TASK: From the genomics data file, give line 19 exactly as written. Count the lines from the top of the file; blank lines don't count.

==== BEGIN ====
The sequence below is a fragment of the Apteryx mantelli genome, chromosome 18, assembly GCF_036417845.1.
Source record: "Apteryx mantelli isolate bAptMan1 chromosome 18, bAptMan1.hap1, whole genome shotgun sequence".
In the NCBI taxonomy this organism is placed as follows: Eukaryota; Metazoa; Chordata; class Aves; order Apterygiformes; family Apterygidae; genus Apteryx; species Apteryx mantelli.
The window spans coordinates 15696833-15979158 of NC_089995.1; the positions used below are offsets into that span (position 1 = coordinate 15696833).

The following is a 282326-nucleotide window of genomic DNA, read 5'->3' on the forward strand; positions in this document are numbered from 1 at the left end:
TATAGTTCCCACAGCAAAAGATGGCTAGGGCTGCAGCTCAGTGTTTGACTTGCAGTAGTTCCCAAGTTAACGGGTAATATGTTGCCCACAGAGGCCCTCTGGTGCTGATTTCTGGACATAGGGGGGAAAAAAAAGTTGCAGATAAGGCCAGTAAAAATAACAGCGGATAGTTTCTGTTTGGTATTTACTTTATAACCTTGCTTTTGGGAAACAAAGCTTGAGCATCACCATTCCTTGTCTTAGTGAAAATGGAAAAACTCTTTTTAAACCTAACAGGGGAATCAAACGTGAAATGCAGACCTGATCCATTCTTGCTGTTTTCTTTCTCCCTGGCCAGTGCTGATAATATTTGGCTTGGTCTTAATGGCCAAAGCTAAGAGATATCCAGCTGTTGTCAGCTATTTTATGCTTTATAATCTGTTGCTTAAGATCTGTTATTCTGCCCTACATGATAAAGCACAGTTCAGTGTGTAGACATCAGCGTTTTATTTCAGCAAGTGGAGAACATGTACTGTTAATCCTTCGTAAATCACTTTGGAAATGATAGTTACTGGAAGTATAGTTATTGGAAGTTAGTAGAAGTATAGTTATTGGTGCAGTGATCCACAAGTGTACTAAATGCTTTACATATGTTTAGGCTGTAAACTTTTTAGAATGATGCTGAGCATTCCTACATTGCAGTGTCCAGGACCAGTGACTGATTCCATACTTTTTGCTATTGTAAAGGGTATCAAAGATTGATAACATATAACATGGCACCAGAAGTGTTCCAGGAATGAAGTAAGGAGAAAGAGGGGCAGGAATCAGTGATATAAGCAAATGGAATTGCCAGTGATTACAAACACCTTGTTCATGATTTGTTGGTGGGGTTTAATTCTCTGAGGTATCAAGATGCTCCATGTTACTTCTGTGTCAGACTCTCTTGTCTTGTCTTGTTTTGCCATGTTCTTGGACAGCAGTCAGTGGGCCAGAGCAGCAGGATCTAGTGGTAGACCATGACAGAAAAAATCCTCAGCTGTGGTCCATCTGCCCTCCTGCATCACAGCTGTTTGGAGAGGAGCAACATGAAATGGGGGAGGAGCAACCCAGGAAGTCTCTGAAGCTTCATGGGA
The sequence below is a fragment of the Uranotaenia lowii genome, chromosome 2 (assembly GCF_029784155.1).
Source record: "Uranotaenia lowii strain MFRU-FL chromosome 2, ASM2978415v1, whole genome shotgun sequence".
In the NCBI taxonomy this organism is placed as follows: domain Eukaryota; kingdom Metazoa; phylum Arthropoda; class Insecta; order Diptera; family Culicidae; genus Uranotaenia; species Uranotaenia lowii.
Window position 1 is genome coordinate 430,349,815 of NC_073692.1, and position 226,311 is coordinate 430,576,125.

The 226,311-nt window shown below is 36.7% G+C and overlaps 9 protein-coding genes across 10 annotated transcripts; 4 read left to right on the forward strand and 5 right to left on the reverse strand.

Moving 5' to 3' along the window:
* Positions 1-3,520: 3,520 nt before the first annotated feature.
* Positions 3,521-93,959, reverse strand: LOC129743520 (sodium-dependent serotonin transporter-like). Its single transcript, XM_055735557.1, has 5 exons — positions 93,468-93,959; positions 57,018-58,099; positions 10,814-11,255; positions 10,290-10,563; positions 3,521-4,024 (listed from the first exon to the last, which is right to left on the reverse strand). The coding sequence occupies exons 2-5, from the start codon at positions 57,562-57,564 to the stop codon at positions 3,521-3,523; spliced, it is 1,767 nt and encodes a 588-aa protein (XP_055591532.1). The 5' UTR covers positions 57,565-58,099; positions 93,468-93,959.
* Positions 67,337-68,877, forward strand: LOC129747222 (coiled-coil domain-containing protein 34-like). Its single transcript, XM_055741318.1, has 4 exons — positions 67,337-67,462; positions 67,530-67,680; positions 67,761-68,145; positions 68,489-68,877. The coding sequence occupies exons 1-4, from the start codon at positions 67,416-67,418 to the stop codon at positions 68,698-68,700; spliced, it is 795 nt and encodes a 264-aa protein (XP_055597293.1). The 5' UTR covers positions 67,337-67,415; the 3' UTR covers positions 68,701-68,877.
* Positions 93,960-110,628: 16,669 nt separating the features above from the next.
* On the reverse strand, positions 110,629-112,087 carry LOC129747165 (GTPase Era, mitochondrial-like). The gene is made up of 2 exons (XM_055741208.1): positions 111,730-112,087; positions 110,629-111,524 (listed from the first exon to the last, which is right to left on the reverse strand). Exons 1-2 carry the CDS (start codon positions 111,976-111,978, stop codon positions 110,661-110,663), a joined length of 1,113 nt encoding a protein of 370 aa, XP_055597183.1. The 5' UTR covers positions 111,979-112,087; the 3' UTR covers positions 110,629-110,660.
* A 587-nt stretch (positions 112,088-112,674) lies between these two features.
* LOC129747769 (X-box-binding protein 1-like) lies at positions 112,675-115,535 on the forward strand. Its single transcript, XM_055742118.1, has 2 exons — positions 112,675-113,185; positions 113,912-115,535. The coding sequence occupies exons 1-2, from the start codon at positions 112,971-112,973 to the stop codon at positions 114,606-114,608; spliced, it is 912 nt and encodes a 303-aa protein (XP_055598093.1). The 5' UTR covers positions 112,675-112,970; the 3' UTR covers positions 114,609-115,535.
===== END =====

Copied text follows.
* LOC129747769 (X-box-binding protein 1-like) lies at positions 112,675-115,535 on the forward strand. Its single transcript, XM_055742118.1, has 2 exons — positions 112,675-113,185; positions 113,912-115,535. The coding sequence occupies exons 1-2, from the start codon at positions 112,971-112,973 to the stop codon at positions 114,606-114,608; spliced, it is 912 nt and encodes a 303-aa protein (XP_055598093.1). The 5' UTR covers positions 112,675-112,970; the 3' UTR covers positions 114,609-115,535.